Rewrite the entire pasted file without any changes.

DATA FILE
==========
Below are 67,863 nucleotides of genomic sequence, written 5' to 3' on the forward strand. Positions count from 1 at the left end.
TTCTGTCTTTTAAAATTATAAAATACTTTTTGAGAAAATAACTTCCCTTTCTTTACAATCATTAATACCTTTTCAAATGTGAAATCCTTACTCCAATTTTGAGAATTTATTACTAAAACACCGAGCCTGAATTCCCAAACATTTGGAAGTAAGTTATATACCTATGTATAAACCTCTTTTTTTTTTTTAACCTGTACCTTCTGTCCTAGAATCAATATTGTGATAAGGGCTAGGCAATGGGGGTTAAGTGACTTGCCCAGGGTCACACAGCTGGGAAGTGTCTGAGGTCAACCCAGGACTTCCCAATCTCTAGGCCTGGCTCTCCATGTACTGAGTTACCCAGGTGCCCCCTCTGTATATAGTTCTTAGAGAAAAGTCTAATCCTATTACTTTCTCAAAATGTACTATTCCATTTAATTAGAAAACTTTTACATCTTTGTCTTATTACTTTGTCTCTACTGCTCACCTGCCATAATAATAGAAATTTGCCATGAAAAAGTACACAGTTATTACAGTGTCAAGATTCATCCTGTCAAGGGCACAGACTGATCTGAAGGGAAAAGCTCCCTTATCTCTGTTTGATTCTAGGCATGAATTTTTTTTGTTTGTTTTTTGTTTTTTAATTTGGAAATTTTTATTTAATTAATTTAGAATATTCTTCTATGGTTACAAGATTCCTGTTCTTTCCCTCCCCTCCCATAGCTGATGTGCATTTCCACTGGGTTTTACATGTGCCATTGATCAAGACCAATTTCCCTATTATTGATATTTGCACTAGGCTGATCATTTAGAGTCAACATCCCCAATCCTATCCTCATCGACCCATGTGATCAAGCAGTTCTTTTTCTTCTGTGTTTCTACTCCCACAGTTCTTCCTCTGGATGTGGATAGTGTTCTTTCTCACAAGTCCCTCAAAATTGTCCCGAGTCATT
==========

Below are 67,863 nucleotides of genomic sequence, written 5' to 3' on the forward strand. Positions count from 1 at the left end.
TTCTGTCTTTTAAAATTATAAAATACTTTTTGAGAAAATAACTTCCCTTTCTTTACAATCATTAATACCTTTTCAAATGTGAAATCCTTACTCCAATTTTGAGAATTTATTACTAAAACACCGAGCCTGAATTCCCAAACATTTGGAAGTAAGTTATATACCTATGTATAAACCTCTTTTTTTTTTTTAACCTGTACCTTCTGTCCTAGAATCAATATTGTGATAAGGGCTAGGCAATGGGGGTTAAGTGACTTGCCCAGGGTCACACAGCTGGGAAGTGTCTGAGGTCAACCCAGGACTTCCCAATCTCTAGGCCTGGCTCTCCATGTACTGAGTTACCCAGGTGCCCCCTCTGTATATAGTTCTTAGAGAAAAGTCTAATCCTATTACTTTCTCAAAATGTACTATTCCATTTAATTAGAAAACTTTTACATCTTTGTCTTATTACTTTGTCTCTACTGCTCACCTGCCATAATAATAGAAATTTGCCATGAAAAAGTACACAGTTATTACAGTGTCAAGATTCATCCTGTCAAGGGCACAGACTGATCTGAAGGGAAAAGCTCCCTTATCTCTGTTTGATTCTAGGCATGAATTTTTTTTGTTTGTTTTTTGTTTTTTAATTTGGAAATTTTTATTTAATTAATTTAGAATATTCTTCTATGGTTACAAGATTCCTGTTCTTTCCCTCCCCTCCCATAGCTGATGTGCATTTCCACTGGGTTTTACATGTGCCATTGATCAAGACCAATTTCCCTATTATTGATATTTGCACTAGGCTGATCATTTAGAGTCAACATCCCCAATCCTATCCTCATCGACCCATGTGATCAAGCAGTTCTTTTTCTTCTGTGTTTCTACTCCCACAGTTCTTCCTCTGGATGTGGATAGTGTTCTTTCTCACAAGTCCCTCAAAATTGTCCCGAGTCATT